A rescued cat removed from a flood zone by TinyKittens volunteers. (TinyKittens/Special to the Langley Advance Times)

A rescued cat removed from a flood zone by TinyKittens volunteers. (TinyKittens/Special to the Langley Advance Times)

Langley’s TinyKittens heads into flood waters to rescue farm and feral cats

Rural animals were one of the major victims of the recent flooding in B.C.

When humans fled the rising floodwaters in the Fraser Valley last month, they were forced to leave behind livestock and pets.

A Langley cat rescue and fostering group was one of many that sprang into action to find, feed, and where possible rescue stranded cats.

Shelly Roche of TinyKittens watched the flooding that began on Nov. 14 and 15 with shock.

“I think like a lot of people, I was watching what was happening with growing horror,” she said.

Her first response was to post online to let people fleeing the floodwaters know they could bring cats to TinyKittens for temporary shelter.

TinyKittens is primarily oriented towards feral cats. Roche and her volunteer team works on trap-neuter-release programs that aim to reduce the number of feral cats around Langley and neighbouring communities. With kittens and some adoptable adult cats, they find them new permanent homes.

Since they have expertise with fearful, anxious, and feral cats, Roche knew they were well positioned to deal with some of the cats that would be coming out of the flooded zones, and she also knew that some people fleeing wouldn’t be able to keep their pets with them.

READ ALSO: TinyKittens sees success in saving feral cat colonies

TinyKittens is hosting two “random flood cats” that are boarding with the society, Roche said, as their owners can’t look after them after being displaced.

One of those is Campbell, who was taken in from another rescue because he was difficult to handle, and assumed to be feral. Now that he’s calmed down, it turns out he was just traumatized and terrified, and TinyKittens is looking for a permanent home for him.

By several days into the flooding, as water levels in the newly re-created Sumas Lake remained high, Roche was worrying about the cats who had been left behind.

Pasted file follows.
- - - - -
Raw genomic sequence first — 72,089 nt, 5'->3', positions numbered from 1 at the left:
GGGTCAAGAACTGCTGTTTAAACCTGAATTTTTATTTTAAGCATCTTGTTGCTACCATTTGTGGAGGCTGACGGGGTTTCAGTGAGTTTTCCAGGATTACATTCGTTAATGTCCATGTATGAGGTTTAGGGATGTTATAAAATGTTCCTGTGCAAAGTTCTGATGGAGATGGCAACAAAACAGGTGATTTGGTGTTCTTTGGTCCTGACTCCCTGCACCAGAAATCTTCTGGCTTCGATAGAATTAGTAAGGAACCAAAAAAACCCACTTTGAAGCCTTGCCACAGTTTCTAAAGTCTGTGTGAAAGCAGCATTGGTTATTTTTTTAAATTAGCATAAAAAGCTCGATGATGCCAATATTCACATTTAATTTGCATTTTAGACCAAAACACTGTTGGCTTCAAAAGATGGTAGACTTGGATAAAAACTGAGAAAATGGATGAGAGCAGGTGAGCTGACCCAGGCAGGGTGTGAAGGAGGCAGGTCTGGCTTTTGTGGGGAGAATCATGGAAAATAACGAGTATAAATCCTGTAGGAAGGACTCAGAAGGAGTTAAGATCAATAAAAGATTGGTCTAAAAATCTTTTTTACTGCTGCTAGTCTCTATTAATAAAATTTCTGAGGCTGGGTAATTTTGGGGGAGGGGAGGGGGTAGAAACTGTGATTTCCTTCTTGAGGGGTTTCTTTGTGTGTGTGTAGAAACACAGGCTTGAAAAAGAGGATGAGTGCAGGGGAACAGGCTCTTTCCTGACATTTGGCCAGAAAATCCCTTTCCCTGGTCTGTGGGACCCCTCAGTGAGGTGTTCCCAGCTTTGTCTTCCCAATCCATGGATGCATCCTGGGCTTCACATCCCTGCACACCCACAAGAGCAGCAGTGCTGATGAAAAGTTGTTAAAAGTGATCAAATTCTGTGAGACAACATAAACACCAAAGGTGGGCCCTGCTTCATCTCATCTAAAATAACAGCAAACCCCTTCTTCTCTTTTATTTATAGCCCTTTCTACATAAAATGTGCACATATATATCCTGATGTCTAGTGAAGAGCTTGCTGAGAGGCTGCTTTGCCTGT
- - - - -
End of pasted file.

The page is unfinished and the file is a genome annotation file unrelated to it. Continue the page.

She knew there would be cats stuck in barns and houses, who would be sick and suffering, and she began getting calls from people who needed help getting their cats out of the flood zone.

Roche and several volunteers helped one family recover three cats – Jazzy, Dodger, and Indy – from a hobby farm in Abbotsford. Dodger and Indy survived and are doing well after their ordeal, Roche said, but despite veterinary treatment, Jazzy did not survive.

Then Roche and a whole coalition of cat rescue groups headed for the Hatzic area. Several areas, including a trailer park, were hit hard by flooding, and there was a known feral cat colony in the area.

On their early trips, they took food for the cats. The waters began to recede, but after the second flood, they returned and rescued nine cats.

Roche said there are plans for continued trapping of displaced cats in and around Hatzic.

“That will be an ongoing thing that continues for a while,” she said.

Aiding families who have lost their homes and properties, and were separated from their animals, was one of the hardest things she’s ever done, Roche said.

She felt helpless in the face of the floods, but being able to rescue some cats helped, said Roche.

“It helped a little bit with that feeling of helplessness,” she said.


Have a story tip? Email: matthew.claxton@langleyadvancetimes.com

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A flooded farm in Abbotsford where Shelly Roche and TinyKittens volunteers ventured to rescue three feral cats. (TinyKittens/Special to the Langley Advance Times)

A flooded farm in Abbotsford where Shelly Roche and TinyKittens volunteers ventured to rescue three feral cats. (TinyKittens/Special to the Langley Advance Times)

Shelly Roche waded through floodwaters near Hatzic Lake with cat food, looking for stranded cats. (Shelly Roche/Special to the Langley Advance Times)

Shelly Roche waded through floodwaters near Hatzic Lake with cat food, looking for stranded cats. (Shelly Roche/Special to the Langley Advance Times)